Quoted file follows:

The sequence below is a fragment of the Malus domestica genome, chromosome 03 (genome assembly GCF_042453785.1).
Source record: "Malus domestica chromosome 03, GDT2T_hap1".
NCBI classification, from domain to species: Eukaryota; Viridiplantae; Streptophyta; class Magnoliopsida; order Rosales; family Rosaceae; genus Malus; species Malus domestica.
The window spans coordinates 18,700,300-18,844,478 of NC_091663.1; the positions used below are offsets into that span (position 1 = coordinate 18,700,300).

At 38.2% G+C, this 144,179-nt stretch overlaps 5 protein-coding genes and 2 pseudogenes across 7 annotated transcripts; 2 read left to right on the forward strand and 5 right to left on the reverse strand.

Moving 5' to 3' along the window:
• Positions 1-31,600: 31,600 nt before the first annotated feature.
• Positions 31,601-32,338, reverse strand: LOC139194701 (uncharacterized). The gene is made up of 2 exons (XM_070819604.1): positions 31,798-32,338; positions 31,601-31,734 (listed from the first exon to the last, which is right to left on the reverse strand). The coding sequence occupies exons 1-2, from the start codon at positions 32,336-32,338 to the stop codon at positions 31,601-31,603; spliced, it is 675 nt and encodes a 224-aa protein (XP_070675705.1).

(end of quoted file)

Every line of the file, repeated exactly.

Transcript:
The sequence below is a fragment of the Malus domestica genome, chromosome 03 (genome assembly GCF_042453785.1).
Source record: "Malus domestica chromosome 03, GDT2T_hap1".
NCBI classification, from domain to species: Eukaryota; Viridiplantae; Streptophyta; class Magnoliopsida; order Rosales; family Rosaceae; genus Malus; species Malus domestica.
The window spans coordinates 18,700,300-18,844,478 of NC_091663.1; the positions used below are offsets into that span (position 1 = coordinate 18,700,300).

At 38.2% G+C, this 144,179-nt stretch overlaps 5 protein-coding genes and 2 pseudogenes across 7 annotated transcripts; 2 read left to right on the forward strand and 5 right to left on the reverse strand.

Moving 5' to 3' along the window:
• Positions 1-31,600: 31,600 nt before the first annotated feature.
• Positions 31,601-32,338, reverse strand: LOC139194701 (uncharacterized). The gene is made up of 2 exons (XM_070819604.1): positions 31,798-32,338; positions 31,601-31,734 (listed from the first exon to the last, which is right to left on the reverse strand). The coding sequence occupies exons 1-2, from the start codon at positions 32,336-32,338 to the stop codon at positions 31,601-31,603; spliced, it is 675 nt and encodes a 224-aa protein (XP_070675705.1).